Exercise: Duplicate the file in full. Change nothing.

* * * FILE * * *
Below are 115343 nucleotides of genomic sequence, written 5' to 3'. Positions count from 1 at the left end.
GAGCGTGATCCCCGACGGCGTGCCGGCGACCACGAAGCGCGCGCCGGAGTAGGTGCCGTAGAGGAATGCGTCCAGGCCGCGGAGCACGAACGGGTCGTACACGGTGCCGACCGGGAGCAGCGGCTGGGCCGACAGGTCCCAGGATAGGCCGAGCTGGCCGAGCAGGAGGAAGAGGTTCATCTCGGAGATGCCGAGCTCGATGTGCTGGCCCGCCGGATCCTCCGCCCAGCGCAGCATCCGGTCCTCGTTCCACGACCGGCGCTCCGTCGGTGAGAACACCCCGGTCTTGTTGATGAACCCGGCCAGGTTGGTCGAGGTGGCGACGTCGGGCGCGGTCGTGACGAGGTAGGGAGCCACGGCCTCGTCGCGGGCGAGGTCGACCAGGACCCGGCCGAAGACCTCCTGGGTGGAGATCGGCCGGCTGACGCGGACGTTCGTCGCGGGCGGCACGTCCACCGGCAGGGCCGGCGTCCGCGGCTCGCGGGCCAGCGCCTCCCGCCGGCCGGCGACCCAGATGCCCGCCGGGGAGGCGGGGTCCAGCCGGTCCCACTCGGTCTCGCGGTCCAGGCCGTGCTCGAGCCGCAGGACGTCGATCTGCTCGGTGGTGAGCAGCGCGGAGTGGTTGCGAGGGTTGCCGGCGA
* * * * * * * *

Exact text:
Below are 115343 nucleotides of genomic sequence, written 5' to 3'. Positions count from 1 at the left end.
GAGCGTGATCCCCGACGGCGTGCCGGCGACCACGAAGCGCGCGCCGGAGTAGGTGCCGTAGAGGAATGCGTCCAGGCCGCGGAGCACGAACGGGTCGTACACGGTGCCGACCGGGAGCAGCGGCTGGGCCGACAGGTCCCAGGATAGGCCGAGCTGGCCGAGCAGGAGGAAGAGGTTCATCTCGGAGATGCCGAGCTCGATGTGCTGGCCCGCCGGATCCTCCGCCCAGCGCAGCATCCGGTCCTCGTTCCACGACCGGCGCTCCGTCGGTGAGAACACCCCGGTCTTGTTGATGAACCCGGCCAGGTTGGTCGAGGTGGCGACGTCGGGCGCGGTCGTGACGAGGTAGGGAGCCACGGCCTCGTCGCGGGCGAGGTCGACCAGGACCCGGCCGAAGACCTCCTGGGTGGAGATCGGCCGGCTGACGCGGACGTTCGTCGCGGGCGGCACGTCCACCGGCAGGGCCGGCGTCCGCGGCTCGCGGGCCAGCGCCTCCCGCCGGCCGGCGACCCAGATGCCCGCCGGGGAGGCGGGGTCCAGCCGGTCCCACTCGGTCTCGCGGTCCAGGCCGTGCTCGAGCCGCAGGACGTCGATCTGCTCGGTGGTGAGCAGCGCGGAGTGGTTGCGAGGGTTGCCGGCGA